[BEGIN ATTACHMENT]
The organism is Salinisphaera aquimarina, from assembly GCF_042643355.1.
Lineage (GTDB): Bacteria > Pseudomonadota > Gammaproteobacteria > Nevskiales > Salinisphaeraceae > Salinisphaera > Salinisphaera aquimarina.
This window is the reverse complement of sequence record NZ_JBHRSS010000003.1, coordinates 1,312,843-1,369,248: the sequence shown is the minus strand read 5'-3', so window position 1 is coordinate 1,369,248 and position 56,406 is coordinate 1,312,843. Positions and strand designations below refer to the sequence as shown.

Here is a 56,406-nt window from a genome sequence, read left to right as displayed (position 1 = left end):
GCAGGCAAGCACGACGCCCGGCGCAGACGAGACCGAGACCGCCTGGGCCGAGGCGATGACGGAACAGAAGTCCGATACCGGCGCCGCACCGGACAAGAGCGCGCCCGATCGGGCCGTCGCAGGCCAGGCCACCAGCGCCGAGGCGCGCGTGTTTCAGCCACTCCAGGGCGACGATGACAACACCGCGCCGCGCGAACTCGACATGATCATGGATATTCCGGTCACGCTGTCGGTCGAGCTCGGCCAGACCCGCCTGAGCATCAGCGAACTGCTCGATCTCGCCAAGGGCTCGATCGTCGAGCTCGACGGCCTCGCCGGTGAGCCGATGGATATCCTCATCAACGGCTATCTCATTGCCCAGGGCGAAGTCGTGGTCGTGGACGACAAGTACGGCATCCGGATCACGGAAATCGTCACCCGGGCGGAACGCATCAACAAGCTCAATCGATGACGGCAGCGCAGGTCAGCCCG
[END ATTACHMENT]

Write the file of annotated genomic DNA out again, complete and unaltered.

The organism is Salinisphaera aquimarina, from assembly GCF_042643355.1.
Lineage (GTDB): Bacteria > Pseudomonadota > Gammaproteobacteria > Nevskiales > Salinisphaeraceae > Salinisphaera > Salinisphaera aquimarina.
This window is the reverse complement of sequence record NZ_JBHRSS010000003.1, coordinates 1,312,843-1,369,248: the sequence shown is the minus strand read 5'-3', so window position 1 is coordinate 1,369,248 and position 56,406 is coordinate 1,312,843. Positions and strand designations below refer to the sequence as shown.

Here is a 56,406-nt window from a genome sequence, read left to right as displayed (position 1 = left end):
GCAGGCAAGCACGACGCCCGGCGCAGACGAGACCGAGACCGCCTGGGCCGAGGCGATGACGGAACAGAAGTCCGATACCGGCGCCGCACCGGACAAGAGCGCGCCCGATCGGGCCGTCGCAGGCCAGGCCACCAGCGCCGAGGCGCGCGTGTTTCAGCCACTCCAGGGCGACGATGACAACACCGCGCCGCGCGAACTCGACATGATCATGGATATTCCGGTCACGCTGTCGGTCGAGCTCGGCCAGACCCGCCTGAGCATCAGCGAACTGCTCGATCTCGCCAAGGGCTCGATCGTCGAGCTCGACGGCCTCGCCGGTGAGCCGATGGATATCCTCATCAACGGCTATCTCATTGCCCAGGGCGAAGTCGTGGTCGTGGACGACAAGTACGGCATCCGGATCACGGAAATCGTCACCCGGGCGGAACGCATCAACAAGCTCAATCGATGACGGCAGCGCAGGTCAGCCCG